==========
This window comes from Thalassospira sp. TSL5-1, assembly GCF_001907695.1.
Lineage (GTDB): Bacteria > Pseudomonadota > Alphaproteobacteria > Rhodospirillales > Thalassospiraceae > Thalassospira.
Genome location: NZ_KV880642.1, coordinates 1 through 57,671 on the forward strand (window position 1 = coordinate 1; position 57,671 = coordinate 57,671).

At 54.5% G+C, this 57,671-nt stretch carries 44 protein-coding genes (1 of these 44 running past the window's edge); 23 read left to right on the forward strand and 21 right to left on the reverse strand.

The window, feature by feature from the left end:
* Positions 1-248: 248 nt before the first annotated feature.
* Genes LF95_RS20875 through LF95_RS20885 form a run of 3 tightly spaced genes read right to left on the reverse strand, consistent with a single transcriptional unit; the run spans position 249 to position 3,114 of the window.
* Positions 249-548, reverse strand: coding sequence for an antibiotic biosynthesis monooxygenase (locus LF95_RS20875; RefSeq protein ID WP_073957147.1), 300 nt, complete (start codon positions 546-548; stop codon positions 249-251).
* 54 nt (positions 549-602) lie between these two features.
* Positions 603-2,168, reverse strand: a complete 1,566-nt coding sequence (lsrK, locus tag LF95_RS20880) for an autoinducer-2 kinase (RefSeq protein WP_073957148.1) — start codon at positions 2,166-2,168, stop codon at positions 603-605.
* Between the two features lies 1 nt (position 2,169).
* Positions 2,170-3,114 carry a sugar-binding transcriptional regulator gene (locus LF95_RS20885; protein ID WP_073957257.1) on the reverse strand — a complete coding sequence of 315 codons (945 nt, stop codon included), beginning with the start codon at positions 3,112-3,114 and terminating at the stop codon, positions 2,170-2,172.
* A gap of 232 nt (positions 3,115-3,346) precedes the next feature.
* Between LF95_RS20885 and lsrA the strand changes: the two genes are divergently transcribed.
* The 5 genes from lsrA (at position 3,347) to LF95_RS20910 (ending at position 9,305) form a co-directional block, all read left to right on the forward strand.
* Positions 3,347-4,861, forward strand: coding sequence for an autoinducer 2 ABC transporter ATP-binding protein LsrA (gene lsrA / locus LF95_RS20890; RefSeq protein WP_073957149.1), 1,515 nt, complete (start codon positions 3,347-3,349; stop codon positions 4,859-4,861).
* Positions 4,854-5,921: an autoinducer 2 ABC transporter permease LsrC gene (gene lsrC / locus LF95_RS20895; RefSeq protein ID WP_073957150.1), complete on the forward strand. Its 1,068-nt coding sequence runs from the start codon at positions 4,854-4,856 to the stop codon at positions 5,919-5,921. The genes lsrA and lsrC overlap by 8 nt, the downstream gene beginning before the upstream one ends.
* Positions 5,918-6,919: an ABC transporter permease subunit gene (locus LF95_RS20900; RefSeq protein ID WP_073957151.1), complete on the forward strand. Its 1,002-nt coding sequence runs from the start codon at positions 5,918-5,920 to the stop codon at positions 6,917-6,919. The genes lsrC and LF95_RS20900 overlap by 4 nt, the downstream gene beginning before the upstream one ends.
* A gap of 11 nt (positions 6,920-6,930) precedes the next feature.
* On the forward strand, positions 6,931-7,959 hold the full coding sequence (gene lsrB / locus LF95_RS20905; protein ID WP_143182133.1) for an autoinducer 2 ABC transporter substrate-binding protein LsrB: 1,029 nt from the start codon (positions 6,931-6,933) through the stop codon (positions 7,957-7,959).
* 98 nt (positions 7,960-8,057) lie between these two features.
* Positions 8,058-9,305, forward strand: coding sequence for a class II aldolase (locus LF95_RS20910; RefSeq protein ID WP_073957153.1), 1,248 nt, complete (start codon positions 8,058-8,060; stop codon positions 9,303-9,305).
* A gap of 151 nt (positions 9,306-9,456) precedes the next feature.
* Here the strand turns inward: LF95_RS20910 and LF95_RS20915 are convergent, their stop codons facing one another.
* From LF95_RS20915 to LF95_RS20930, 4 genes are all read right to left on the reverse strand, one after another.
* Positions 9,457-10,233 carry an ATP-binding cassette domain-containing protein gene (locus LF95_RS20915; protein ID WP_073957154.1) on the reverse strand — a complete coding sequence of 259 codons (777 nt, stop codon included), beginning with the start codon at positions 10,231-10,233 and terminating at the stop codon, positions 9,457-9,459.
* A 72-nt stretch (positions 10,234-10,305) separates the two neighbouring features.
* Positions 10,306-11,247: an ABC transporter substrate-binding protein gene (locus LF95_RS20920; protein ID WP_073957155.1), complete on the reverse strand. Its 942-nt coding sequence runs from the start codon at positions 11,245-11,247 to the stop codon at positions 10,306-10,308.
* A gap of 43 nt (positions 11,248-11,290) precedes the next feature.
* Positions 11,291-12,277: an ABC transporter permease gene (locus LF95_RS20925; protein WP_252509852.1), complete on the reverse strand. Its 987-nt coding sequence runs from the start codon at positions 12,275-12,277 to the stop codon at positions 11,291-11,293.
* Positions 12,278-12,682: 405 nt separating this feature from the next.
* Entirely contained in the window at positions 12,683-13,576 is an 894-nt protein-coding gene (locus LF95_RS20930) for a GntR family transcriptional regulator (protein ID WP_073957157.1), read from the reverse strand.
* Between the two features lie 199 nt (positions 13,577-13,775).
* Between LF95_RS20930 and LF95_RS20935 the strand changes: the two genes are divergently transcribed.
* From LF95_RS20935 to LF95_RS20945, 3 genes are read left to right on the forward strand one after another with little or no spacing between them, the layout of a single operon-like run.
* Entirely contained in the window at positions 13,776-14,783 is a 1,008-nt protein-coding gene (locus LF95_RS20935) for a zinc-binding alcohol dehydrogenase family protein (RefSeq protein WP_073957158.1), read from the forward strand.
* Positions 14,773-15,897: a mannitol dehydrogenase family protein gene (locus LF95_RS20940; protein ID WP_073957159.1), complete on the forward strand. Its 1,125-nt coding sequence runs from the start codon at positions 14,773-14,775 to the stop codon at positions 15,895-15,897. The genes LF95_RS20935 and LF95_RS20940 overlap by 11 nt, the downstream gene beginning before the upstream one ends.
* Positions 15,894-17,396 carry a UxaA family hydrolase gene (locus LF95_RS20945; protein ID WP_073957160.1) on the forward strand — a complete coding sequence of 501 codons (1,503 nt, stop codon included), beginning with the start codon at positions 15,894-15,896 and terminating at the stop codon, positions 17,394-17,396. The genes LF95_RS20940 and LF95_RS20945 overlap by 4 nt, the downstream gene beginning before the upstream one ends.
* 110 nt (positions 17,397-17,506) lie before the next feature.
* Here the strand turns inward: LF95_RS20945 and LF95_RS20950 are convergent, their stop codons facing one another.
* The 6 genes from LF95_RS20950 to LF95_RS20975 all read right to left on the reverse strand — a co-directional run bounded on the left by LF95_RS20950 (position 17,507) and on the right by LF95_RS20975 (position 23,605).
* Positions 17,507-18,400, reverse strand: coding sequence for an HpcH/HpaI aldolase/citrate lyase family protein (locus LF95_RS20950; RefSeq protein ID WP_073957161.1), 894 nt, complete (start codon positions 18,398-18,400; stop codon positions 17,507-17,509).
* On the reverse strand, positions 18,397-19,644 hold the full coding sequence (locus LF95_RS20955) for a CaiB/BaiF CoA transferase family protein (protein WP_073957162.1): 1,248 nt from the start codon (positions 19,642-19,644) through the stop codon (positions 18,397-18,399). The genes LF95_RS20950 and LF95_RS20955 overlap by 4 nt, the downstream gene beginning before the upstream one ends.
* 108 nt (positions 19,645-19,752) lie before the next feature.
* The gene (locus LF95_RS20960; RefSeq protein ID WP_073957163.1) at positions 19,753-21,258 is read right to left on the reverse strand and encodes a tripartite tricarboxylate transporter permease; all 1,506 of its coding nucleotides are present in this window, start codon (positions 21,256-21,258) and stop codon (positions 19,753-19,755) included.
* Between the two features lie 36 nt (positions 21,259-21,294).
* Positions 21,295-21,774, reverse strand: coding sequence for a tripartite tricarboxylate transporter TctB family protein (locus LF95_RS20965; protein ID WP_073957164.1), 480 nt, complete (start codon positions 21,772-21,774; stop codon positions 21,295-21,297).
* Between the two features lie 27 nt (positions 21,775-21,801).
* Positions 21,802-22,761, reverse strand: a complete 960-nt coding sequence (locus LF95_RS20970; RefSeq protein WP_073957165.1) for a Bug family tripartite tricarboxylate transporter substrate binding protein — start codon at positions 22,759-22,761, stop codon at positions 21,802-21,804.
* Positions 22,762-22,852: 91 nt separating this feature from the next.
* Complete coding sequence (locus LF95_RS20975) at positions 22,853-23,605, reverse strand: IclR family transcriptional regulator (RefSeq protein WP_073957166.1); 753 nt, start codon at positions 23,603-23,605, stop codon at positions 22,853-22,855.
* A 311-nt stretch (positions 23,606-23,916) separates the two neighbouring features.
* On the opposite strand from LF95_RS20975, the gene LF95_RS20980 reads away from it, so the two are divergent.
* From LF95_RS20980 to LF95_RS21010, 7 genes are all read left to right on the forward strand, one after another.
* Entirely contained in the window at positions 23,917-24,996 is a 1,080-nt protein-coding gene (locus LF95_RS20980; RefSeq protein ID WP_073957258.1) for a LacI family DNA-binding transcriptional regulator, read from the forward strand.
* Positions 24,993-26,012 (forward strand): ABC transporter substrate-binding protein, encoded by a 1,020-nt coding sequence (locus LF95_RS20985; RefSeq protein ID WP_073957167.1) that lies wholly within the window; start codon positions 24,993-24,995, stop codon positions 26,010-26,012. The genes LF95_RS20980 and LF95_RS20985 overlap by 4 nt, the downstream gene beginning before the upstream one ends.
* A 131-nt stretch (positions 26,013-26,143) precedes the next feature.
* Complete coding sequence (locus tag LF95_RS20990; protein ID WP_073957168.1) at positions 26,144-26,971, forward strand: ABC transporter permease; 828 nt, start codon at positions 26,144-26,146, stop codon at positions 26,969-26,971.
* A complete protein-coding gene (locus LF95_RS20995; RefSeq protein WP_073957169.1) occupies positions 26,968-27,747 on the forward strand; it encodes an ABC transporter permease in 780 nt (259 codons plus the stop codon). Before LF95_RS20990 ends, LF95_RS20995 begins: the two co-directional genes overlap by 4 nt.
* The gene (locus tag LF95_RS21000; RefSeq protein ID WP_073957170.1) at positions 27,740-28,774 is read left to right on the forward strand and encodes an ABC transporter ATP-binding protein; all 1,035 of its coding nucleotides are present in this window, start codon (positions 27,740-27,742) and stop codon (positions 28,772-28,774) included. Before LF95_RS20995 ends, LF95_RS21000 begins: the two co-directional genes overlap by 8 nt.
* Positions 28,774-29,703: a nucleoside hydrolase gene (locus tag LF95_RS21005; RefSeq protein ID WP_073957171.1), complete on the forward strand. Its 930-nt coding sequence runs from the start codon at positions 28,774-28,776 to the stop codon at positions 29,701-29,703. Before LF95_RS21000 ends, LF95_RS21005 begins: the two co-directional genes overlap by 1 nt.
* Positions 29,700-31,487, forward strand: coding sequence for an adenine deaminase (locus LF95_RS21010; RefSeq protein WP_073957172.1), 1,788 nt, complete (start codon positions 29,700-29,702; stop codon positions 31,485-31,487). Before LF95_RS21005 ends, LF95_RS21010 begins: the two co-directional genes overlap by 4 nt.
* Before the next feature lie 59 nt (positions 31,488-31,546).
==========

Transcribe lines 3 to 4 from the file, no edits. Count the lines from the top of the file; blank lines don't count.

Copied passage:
Genome location: NZ_KV880642.1, coordinates 1 through 57,671 on the forward strand (window position 1 = coordinate 1; position 57,671 = coordinate 57,671).

At 54.5% G+C, this 57,671-nt stretch carries 44 protein-coding genes (1 of these 44 running past the window's edge); 23 read left to right on the forward strand and 21 right to left on the reverse strand.